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Journals from Russia 2009

2009-02-11 Memories of an Incredible Journey!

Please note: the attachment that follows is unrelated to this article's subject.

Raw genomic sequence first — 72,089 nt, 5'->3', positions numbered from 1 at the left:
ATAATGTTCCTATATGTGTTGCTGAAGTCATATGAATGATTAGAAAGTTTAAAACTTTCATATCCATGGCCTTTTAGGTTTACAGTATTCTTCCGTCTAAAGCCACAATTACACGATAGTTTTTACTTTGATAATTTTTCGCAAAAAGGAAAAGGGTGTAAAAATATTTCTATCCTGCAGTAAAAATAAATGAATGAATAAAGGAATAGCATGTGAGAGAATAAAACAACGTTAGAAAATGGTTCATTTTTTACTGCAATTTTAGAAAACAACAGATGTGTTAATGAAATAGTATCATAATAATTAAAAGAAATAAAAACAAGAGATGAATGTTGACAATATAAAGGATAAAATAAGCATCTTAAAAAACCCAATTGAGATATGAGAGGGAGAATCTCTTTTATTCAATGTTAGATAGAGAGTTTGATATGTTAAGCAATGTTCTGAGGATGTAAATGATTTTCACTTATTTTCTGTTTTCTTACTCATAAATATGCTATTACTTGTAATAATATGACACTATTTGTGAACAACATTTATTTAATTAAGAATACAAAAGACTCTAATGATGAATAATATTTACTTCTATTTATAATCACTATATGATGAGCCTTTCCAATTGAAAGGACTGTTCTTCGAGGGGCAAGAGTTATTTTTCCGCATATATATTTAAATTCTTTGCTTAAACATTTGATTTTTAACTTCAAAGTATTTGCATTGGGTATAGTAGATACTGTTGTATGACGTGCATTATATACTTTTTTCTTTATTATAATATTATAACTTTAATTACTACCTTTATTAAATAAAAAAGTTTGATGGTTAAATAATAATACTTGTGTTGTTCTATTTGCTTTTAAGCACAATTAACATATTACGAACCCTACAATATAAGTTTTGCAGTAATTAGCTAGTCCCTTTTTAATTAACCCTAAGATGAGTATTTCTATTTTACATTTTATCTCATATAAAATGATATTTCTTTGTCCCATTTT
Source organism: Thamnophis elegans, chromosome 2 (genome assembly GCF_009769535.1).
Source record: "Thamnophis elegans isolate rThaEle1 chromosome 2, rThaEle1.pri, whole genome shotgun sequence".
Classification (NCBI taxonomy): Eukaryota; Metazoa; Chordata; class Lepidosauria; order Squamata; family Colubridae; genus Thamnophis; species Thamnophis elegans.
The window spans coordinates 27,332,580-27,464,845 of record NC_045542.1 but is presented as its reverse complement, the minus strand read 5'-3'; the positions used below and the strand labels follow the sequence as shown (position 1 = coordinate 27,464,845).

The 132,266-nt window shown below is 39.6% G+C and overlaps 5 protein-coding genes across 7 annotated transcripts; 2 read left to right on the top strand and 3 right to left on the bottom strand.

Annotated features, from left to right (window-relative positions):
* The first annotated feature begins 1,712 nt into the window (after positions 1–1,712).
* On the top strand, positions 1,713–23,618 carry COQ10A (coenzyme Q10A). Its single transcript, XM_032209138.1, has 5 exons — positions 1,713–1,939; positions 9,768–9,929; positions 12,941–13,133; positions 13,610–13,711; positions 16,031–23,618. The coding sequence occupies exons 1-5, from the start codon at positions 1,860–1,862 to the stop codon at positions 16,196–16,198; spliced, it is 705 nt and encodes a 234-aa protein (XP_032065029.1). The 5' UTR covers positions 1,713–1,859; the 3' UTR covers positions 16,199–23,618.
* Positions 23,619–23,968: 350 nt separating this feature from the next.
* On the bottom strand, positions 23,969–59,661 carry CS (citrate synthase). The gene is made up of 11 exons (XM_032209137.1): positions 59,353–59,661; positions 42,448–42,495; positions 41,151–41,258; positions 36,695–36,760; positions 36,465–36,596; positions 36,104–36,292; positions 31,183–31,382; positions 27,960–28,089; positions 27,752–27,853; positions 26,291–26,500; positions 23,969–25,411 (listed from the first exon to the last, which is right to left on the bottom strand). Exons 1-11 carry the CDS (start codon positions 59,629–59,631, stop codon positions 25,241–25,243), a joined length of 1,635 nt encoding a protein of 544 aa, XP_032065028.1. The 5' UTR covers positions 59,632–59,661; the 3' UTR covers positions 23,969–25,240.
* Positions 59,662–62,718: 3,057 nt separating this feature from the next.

An Incredible Journey! Thinking back to JanTerm in Russia brings a smile to my face. On January 7, 2009, I, along with eleven other students, Dr. Tong, and Professor Joyer arrived in Moscow after a 12 1/2 hour flight. We were jet-lagged and exhausted, but excited to be in Russia. When we arrived, temperatures were around -20C and a slight snowfall added to the white powder already covering the ground. I recall days filled with trips to different locations where outside it was freezing cold, yet when we arrived at our destination the interiors of buildings were kept at extremely high temperatures. There were many times when I had to step outside for a few minutes to keep from perspiring, but I was soon driven back indoors due to the cold. At first the people of Russia came across as very cold and rude, but studying their culture before the trip gave me some insight into their customs; smiles were reserved for friends and family. I found, however, that when I conversed with the people, using my limited knowledge of the Russian language, they often responded back with a smile or a greeting. I cannot begin to explain how much pleasure it gives me to try to interact with different cultures. Knowing the history and the hardships the people of Russia have lived through gave some insight into their personalities and what at first appeared to be a lack of friendliness. Health care in Russia varied, as did the type of welcome we received from the various institutions. The orphanage we visited in Yaroslavl was not my idea of what a typical home for orphans would be like in either Russia or the United States. These children seemed bright and happy and I had the impression that many of them, if adopted, would be more capable and accepting of being wanted and loved. It has been well documented" Schielderup-Mathiesen & Nytrhaug 1977, Hallden 1981, Cederblad 1982, Gunnarby et al 1982, Friess 2003"that children from third-world countries generally have many problems adapting in an adoptive family, particularly with the childrens' mental and physical development. It is important to consider the problems of children in orphanages, taken away from any home they might have known, compared to the general lives of children in society. The children at this orphanage seemed to have a home life that afforded them more stability than usual. It was very interesting to see antiquated medical equipment, some of which I had never seen before. Surprisingly, most businesses and institutions in Russia were very clean. Due to sand or solutions used to counteract the effects of ice and snow, almost all institutions and businesses were constantly being inundated with wet, muddy footprints. All around I could see workers with mops working to keep the floors clean. I do not remember seeing any of the health care facilities we visited being dirty. Medical supplies were clean and organized in cabinets or put away in their proper places. I do wonder about the orphanages, hospitals, clinics, and other health care facilities that we did not get to see; do these institutions fare as well? Besides looking at health care, I learned much more about the history and culture of these people. I always thought of Germany and Russia as more or less one and the same. I was very surprised to learn that Russia, like so many other countries, had also suffered at the hands of the Germans. On January 27th, I watched as Russians set off fireworks to commemorate the 65th anniversary of the date they had held off a German invasion. Somehow, learning this brought home to me the fact that Russia and Germany were indeed two very different nations. As with any visit to another country, the trip to Russia had much to offer. The interiors of Russian Orthodox Churches were covered with some of the most beautiful frescoes, icons, and artwork I had ever seen. The visit to the Cathedral of Christ the Savior in Moscow was both beautiful and inspirational. Special services were being held in many of the churches in celebration of Russias Christmas"January 7. One thing that remains with me even now is the memory of the beautiful inspirational chanting. I would like to have stayed awhile longer just to listen to the beautiful harmony and absorb the religious aspects of this incredible church. Visiting the Novodevichy Convent & Cemetery was like stepping back in history. Even now I can hardly believe I was actually standing in front of the graves of many of Russias most noted individuals. I am glad that being from an older generation I am able to comprehend the influence that people such as Khrushchev, Stalins second wife, Raisa Gorbechev, and Yeltsin had on Russia. I felt honored to be there. Another highlight that will remain with me forever is the visit to the Hermitage. I still find it hard to accept the reality of personally looking at authentic paintings by some of the greatest masters who ever lived"Renoir, Matisse, Van Gogh, Gauguin, Cezanne and Monet, just to name a few. I studied such works of art many years ago and never dreamed I would actually see them. Visiting other countries is an important part of furthering my education and aiding me in my future choices as a nurse. I look forward to someday traveling with our Northwest Medical Team to provide medical care to those in need. I am also interested in working with our past Linfield student during her medical travels to India. The health care studies in Russia have only furthered my desire to make things better for others. Oddly, even at my age I feel the sky is the limit. It took me a lot of years to get my wings and I intend to use them to take me to wherever I can benefit mankind the most. Thank you for an incredible journey! Anne Prantl

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